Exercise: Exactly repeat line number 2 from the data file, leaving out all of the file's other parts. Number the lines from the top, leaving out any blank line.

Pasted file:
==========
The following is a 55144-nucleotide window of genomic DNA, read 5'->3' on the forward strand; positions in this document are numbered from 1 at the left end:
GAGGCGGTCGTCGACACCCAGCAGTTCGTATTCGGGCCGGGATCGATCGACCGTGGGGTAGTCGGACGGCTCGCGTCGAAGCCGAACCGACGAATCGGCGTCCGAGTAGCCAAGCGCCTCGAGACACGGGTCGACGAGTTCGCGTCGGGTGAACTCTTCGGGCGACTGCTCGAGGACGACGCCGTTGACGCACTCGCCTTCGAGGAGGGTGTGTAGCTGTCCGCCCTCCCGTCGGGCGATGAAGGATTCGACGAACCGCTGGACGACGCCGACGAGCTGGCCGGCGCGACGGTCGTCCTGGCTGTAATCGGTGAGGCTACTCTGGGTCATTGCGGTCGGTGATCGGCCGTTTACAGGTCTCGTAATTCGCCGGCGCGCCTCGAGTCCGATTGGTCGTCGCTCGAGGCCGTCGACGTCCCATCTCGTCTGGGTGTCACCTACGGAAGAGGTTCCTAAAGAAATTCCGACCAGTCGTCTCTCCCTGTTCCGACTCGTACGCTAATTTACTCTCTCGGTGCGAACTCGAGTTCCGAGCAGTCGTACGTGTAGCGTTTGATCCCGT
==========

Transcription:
GAGGCGGTCGTCGACACCCAGCAGTTCGTATTCGGGCCGGGATCGATCGACCGTGGGGTAGTCGGACGGCTCGCGTCGAAGCCGAACCGACGAATCGGCGTCCGAGTAGCCAAGCGCCTCGAGACACGGGTCGACGAGTTCGCGTCGGGTGAACTCTTCGGGCGACTGCTCGAGGACGACGCCGTTGACGCACTCGCCTTCGAGGAGGGTGTGTAGCTGTCCGCCCTCCCGTCGGGCGATGAAGGATTCGACGAACCGCTGGACGACGCCGACGAGCTGGCCGGCGCGACGGTCGTCCTGGCTGTAATCGGTGAGGCTACTCTGGGTCATTGCGGTCGGTGATCGGCCGTTTACAGGTCTCGTAATTCGCCGGCGCGCCTCGAGTCCGATTGGTCGTCGCTCGAGGCCGTCGACGTCCCATCTCGTCTGGGTGTCACCTACGGAAGAGGTTCCTAAAGAAATTCCGACCAGTCGTCTCTCCCTGTTCCGACTCGTACGCTAATTTACTCTCTCGGTGCGAACTCGAGTTCCGAGCAGTCGTACGTGTAGCGTTTGATCCCGT